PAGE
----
Amateur Angles #3
fact, most of the non-Japanese participants at this competition would
have been training in sumo for less than two years, and many for far
less time than that. A case in point was the surprise package for the
tournament – New Zealand!
Visesio Sakalia, weighing in at just over 100 kg (220 lbs), took silver in the heavyweight competition. Mark Tanu, a 16-year-old weighing 190kg (419 lbs), and with surprising speed, took bronze in the openweight competition, losing only to Sakuma, the eventual winner. Oscar Vaioa, the NZ middleweight came in a respectable 5th equal. These boys come from a rugby background, were only introduced to sumo at the beginning of the year, and had only participated in one tournament, way back in April. Apart from that, it was sumo training perhaps twice a week amongst themselves and with a few adults to compete against. If the same exposure to sumo that the Japanese athletes have was carried over into other countries, then the results would be very different!
7th Junior Sumo World Championships Results
Lightweight (-80kg, -176 lbs)
1. Nachyn Mongush (Russia)
2. Masakatsu Ishiura (Japan)
3. Igor Ciurilov (Moldova) and Banzragch Baatar (Mongolia)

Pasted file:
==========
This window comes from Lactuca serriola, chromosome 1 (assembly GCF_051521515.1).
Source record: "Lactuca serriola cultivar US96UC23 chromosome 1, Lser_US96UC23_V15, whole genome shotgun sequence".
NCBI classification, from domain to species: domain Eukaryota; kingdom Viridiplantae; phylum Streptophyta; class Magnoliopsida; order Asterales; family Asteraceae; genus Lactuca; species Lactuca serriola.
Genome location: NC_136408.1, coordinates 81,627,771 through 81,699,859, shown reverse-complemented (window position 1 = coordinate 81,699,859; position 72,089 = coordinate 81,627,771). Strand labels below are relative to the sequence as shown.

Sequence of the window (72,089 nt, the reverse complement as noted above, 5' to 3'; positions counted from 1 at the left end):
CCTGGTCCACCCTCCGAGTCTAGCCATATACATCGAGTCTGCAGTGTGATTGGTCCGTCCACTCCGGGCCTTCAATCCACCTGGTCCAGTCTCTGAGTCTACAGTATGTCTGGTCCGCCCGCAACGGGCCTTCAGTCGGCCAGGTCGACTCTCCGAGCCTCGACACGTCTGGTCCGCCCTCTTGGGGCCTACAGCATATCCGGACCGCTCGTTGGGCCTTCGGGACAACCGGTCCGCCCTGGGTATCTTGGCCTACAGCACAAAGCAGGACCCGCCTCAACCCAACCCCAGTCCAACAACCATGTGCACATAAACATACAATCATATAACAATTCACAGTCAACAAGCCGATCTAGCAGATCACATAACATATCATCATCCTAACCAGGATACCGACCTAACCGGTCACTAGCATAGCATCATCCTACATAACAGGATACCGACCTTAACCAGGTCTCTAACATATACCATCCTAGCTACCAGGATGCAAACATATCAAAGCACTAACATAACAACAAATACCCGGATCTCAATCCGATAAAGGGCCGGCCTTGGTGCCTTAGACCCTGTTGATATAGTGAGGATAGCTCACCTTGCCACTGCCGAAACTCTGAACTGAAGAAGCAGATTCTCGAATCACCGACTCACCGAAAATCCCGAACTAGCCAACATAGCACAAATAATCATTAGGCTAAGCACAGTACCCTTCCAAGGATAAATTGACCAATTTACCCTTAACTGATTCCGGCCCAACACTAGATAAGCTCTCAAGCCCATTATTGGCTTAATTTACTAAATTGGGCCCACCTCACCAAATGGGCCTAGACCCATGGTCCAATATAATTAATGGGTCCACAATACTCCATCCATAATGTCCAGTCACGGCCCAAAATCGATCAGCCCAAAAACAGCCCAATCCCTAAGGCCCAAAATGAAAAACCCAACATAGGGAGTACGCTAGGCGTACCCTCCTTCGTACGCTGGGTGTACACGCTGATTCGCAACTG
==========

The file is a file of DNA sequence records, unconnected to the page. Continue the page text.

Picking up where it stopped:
I can safely say the Russians are here! The past two months have been
almost a benefit for Russians in the sport of amateur sumo. In this
time, they have asserted their dominance in Europe, demonstrated that
there is a strong crop of youngsters coming through, and swept most
before them at the recent Sumo World Championships. In the past it has
been, particularly, the women that have led the Russian assault, but
this time the men have matched the dominance of their countrywomen.
As Mark Buckton is particularly focusing on the Sumo World Championships just completed in Osaka, I will turn my attention to two other major tournaments that have occurred since the last edition.
In late August, the Estonian town of Rakvere hosted the 7th Junior World Sumo Championships. This was the first time that the junior tournament, which is only for boys under 18 years of age, had been held outside of the Kokugikan in Tokyo. This came as a result of spirited lobbying by the Estonian Sumo Federation, the town of Rakvere, support from the Estonian Sports Ministry, the backing of seemingly everyone else in the
and no doubt was helped by the success of a certain Estonian behemoth
by the name of Baruto. By all accounts, they delivered on everything
they promised and a fabulous time was had by all.
While this column is largely praising the Russians, we must realise that it was, in fact, Japan that fared the best in the Junior Sumo World Championships. They defeated Poland in the final of the teams event, with Russia and Ukraine taking bronze. Takayuki Sakuma won the open weight division, and compatriots Masahiro Yamaguchi (heavyweight, +100kg , + 220 lbs) and Takashi Shimako (middleweight, -100kg ,– 220 lbs) won their divisions as well. Lightweight (-80kg, -176 lbs) Masakatsu Ishiura was beaten in the final by Nachyn Mongush of Russia to claim silver. Russia claimed bronze in the middleweight and heavyweight divisions, and silver in the open-weight category.
As these results show, Japanese dominance in this age group is almost total. I have no doubt that it comes down to strong fundamental skills and greater training and experience than competitors from other countries.